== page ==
The vulnerability of capabilities – their susceptibility to depreciation of their strategic value – results from an unbalance between exploitation and exploration within a…
The vulnerability of capabilities – their susceptibility to depreciation of their strategic value – results from an unbalance between exploitation and exploration within a capability as well as between different levels of capabilities. This vulnerability is examined under the lens of bounded awareness in which the issues of timing, success, and beliefs affect the bias in the deployment of capabilities. Different levels of capabilities are prone to become vulnerable because of internal and external forces. Interfirm knowledge transfer is suggested as a way to reduce the vulnerability of capabilities.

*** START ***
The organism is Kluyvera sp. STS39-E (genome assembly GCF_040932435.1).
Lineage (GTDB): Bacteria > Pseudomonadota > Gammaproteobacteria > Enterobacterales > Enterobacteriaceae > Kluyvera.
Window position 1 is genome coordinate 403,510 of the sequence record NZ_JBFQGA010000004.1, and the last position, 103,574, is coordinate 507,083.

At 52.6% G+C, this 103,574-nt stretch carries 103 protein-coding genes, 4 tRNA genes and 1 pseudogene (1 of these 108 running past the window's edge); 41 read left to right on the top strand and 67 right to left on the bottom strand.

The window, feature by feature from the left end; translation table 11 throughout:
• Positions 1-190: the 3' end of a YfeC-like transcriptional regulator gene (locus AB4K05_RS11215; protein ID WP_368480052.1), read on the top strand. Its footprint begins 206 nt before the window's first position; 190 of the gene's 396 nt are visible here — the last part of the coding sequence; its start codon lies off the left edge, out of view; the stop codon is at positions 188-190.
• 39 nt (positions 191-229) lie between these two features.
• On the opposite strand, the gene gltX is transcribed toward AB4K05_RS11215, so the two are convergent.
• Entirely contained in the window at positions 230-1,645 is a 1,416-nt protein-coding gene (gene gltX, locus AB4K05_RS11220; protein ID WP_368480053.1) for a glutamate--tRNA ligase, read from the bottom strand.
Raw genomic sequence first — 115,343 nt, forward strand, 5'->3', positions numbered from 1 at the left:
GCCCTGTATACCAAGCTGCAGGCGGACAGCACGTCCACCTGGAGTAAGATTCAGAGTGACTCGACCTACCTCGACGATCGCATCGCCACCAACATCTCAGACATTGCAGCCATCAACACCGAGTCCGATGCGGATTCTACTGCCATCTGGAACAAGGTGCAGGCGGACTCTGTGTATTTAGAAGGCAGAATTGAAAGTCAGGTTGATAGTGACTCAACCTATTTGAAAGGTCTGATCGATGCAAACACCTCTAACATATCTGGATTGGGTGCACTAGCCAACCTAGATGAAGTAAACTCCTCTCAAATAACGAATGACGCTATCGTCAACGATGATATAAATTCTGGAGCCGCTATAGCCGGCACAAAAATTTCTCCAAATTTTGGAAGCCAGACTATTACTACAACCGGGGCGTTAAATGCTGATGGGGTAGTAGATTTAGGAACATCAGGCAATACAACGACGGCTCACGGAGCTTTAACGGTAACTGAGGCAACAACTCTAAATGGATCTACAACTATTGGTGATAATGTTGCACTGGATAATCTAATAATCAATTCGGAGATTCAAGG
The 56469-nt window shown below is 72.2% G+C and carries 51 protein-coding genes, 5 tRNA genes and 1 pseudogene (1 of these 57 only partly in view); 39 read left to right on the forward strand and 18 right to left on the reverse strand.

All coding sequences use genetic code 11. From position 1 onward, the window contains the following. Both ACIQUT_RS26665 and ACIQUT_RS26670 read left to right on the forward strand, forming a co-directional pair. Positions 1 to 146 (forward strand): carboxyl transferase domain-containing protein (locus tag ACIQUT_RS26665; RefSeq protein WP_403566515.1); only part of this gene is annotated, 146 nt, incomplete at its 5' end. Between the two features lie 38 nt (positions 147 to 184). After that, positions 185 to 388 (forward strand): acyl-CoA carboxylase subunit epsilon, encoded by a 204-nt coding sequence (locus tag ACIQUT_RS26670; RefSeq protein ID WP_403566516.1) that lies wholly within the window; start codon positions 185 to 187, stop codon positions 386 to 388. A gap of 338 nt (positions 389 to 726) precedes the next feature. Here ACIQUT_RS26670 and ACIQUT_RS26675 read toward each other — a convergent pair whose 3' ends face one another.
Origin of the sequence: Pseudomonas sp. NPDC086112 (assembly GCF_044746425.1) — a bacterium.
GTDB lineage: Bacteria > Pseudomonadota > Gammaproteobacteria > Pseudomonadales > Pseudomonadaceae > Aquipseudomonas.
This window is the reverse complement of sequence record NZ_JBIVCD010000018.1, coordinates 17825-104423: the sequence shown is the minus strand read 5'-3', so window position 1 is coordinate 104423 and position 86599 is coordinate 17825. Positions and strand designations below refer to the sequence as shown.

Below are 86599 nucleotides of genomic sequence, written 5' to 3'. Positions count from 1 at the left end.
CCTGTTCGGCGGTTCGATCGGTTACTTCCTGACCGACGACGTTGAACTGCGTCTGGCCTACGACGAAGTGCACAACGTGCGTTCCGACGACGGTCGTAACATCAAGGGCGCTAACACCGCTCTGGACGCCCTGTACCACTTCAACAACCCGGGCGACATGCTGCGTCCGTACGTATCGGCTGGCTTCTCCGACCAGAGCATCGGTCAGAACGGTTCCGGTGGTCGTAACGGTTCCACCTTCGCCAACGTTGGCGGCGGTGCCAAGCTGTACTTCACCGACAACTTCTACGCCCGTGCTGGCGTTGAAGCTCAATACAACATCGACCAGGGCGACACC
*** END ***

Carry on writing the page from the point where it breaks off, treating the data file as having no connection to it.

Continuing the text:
Innovation competence has become an essential requirement for technology-based organizations to survive in the new economy. Commitment to long-term objectives and learning…
Innovation competence has become an essential requirement for technology-based organizations to survive in the new economy. Commitment to long-term objectives and learning are considered as indispensable for building innovation competence. Communication networks play a crucial role in both these aspects. In this context management faces the question of how the characteristics as well as the contents of communication present in the network will influence the innovation competence. In this paper a literature study is done to present an understanding of the relationships between communication networks and innovation competence. The paper proposes that the characteristics of communication (frequency, diversity, and centrality) along with the content of communication (shared vision, shared task knowledge, and shared social knowledge) significantly affect the elements necessary to build technological innovation.